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Alan Johnson: The directive will be formally adopted in the coming weeks. Each member state will then have three years to bring into force the necessary implementing legislation. We will be consulting in due course on how best to implement it in the UK.
Mr. Wilson [holding answer 4 March 2002]: The four reactors at BNFL's Calder Hall power station have been shut down for a prolonged period while BNFL undertakes work to review the safety of defuelling activities at the station. This follows the incident that occurred at the Chapelcross power station (which is similar in design to Calder Hall) where the grab on the hoist inside the defuelling machine failed causing the basket to detach
6 Mar 2002 : Column 357W
from the hoist and some fuel rods to fall down the discharge well into a water filled fuel transport flask at the bottom of the well.
In accordance with the requirements of the Health and Safety Executive's Nuclear Installations Inspectorate (NII), BNFL is currently carrying out work to recommission the fuel discharge route for the four reactors at the Calder Hall power station. This is part of the planned return to service of the reactors. The recommissioning process provides for particularly careful oversight of these operations in order to ensure that no problems arise as a result of any plant modifications that may have been made during the shutdown.
With NII's agreement, BNFL started to carry out some defuelling of Reactor 1 at Calder Hall as part of that recommissioning process. On 8 February 2002, the first 24 fuel rods had been safely removed from the reactor and were in a fuel basket inside the defuelling machine. The fuel basket was about to be lowered in the normal way when it unexpectedly descended partway down the discharge well before stopping. The basket remained attached to the hoist and all the fuel remained inside the basket within the containment of the fuel discharge route.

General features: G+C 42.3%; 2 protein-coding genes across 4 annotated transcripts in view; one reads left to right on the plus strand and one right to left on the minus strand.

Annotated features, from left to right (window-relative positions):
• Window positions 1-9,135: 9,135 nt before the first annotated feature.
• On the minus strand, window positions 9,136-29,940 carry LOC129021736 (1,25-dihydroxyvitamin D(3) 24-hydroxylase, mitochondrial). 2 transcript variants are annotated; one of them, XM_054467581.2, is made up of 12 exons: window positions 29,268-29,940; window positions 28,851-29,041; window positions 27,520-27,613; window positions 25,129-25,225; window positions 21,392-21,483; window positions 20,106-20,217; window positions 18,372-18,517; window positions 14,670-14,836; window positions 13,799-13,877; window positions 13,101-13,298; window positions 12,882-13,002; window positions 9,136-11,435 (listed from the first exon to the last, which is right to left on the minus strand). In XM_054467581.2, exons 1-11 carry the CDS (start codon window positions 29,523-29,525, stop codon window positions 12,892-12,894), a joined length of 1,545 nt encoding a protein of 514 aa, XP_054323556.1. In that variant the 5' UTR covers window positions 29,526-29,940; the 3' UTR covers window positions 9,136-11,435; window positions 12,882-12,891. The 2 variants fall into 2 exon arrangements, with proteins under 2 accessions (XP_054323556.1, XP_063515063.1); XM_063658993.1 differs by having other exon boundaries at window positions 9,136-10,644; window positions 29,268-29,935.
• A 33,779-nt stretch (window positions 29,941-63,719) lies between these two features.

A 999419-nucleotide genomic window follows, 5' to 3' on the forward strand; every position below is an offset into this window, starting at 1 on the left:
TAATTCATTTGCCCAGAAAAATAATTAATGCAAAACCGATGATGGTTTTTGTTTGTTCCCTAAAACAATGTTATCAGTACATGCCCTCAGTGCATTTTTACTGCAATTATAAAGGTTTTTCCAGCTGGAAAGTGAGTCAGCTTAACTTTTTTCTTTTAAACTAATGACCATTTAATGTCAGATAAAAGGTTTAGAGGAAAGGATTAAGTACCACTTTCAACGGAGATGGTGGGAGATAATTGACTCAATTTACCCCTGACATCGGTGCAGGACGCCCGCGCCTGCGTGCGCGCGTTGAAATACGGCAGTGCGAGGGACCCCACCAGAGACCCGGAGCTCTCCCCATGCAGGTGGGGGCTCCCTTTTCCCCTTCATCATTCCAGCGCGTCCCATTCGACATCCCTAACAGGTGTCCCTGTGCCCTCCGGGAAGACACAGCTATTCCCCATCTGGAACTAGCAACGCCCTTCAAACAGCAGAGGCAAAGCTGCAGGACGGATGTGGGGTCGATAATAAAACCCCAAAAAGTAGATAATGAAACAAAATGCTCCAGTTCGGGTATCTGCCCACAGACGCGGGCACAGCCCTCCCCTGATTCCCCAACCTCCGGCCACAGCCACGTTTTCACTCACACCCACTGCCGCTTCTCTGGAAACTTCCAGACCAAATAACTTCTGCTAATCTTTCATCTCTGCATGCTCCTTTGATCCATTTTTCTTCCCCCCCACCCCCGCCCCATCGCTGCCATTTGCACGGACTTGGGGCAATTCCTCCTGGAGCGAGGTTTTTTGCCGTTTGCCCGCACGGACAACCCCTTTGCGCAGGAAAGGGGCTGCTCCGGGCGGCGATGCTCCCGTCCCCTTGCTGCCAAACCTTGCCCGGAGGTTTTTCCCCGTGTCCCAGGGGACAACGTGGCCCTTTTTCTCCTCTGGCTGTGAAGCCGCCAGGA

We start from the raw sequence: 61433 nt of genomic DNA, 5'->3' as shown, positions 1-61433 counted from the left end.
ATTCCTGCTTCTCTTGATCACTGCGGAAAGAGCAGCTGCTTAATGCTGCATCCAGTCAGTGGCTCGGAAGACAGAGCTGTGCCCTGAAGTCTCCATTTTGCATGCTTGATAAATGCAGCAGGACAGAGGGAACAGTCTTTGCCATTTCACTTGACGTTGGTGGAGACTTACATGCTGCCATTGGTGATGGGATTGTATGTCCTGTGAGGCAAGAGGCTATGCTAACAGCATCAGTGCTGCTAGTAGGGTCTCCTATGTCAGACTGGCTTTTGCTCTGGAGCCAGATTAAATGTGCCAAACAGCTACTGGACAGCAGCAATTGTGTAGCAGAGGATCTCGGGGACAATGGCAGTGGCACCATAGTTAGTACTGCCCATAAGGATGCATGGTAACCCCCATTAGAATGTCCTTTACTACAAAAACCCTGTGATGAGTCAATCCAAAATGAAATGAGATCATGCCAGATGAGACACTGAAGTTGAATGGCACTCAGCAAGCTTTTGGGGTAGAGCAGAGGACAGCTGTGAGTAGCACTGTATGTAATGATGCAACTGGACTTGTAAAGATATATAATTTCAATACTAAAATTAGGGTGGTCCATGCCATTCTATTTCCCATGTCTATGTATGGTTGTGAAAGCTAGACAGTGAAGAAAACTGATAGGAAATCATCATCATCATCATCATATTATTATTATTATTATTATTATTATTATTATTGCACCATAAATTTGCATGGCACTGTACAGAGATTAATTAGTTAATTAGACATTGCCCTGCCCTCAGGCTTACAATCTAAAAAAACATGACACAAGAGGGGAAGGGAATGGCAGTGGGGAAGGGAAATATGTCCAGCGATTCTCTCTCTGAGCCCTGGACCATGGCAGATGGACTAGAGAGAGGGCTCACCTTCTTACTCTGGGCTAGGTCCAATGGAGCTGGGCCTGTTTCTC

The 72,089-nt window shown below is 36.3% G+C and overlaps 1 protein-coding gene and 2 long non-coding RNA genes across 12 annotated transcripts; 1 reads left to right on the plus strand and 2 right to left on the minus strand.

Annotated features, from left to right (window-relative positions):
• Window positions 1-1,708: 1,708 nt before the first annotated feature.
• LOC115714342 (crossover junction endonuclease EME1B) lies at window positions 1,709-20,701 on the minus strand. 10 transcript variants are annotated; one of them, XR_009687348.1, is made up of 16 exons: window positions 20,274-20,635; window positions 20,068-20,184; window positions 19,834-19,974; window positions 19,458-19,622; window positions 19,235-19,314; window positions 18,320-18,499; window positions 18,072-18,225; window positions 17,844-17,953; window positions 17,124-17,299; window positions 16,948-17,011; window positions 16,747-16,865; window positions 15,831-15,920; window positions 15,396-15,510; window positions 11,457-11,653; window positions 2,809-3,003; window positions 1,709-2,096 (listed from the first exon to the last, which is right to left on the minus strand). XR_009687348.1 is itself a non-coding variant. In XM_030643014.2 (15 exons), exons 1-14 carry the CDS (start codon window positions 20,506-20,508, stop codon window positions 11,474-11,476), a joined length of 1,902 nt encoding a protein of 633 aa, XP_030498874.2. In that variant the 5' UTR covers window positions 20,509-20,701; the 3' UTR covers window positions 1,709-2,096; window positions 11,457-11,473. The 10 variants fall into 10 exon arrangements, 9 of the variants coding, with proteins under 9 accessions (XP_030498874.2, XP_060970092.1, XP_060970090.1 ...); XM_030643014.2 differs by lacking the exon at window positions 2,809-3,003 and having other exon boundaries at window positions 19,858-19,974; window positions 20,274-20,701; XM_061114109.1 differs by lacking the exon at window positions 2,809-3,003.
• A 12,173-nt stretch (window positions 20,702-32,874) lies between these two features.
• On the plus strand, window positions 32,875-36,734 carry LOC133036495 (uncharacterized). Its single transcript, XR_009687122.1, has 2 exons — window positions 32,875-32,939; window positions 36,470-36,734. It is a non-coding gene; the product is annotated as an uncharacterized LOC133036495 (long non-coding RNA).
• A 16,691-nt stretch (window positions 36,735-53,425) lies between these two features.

BNFL reported the event to the NII on 8 February. The NII observed the subsequent operation to recover the basket by manually lowering it down the discharge well into the flask. This operation was completed on 10 February and the fuel was removed in the normal way. There was no health risk either to members of the public or to personnel on site at any stage.
Mr. Cousins: To ask the Secretary of State for Trade and Industry what the external financing limit target of the Post Office was in (a) 19992000 and (b) 200001; whether it was met; and what proportion of post tax profit the external financing limit represented in each year. 
Mr. Alexander: As set out in the White Paper: "Post Office Reform: A World Class Service for the 21st Century", the Government replaced the setting of external financing limits with a new regime based on commercial dividends. No external financing limit was therefore set in respect of the years 19992000 and 200001.
Mr. Cousins: To ask the Secretary of State for Trade and Industry what the external financing limit target for the Post Office is in (a) this financial year and (b) 200203; and whether she expects those targets to be met. 
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Mr. Alexander: As set out in the White Paper: "Post Office Reform: A World Class Service for the 21st Century", the Government replaced the setting of external financing limits with a new regime based on commercial dividends. No external financing limit was therefore set for the current financial year or will be set for 200203.
Pete Wishart: To ask the Secretary of State for Trade and Industry what representations she will make to the Postal Services Commission in order to ensure the continued availability of postal services in rural areas. 
Mr. Alexander [holding answer 28 February 2002]: My right hon. Friend the Secretary of State for Trade and Industry is in regular contact with the Postal Services Commission. The Government have enshrined the universal postal service in legislation. The Postal Services Commission therefore has a primary statutory duty to ensure provision of a universal postal service. It also has a duty to have regard to the interests of individuals residing in rural areas. In exercising its functions Postcomm must act in accordance with all its statutory duties. These duties provide for continued provision of postal services in rural areas.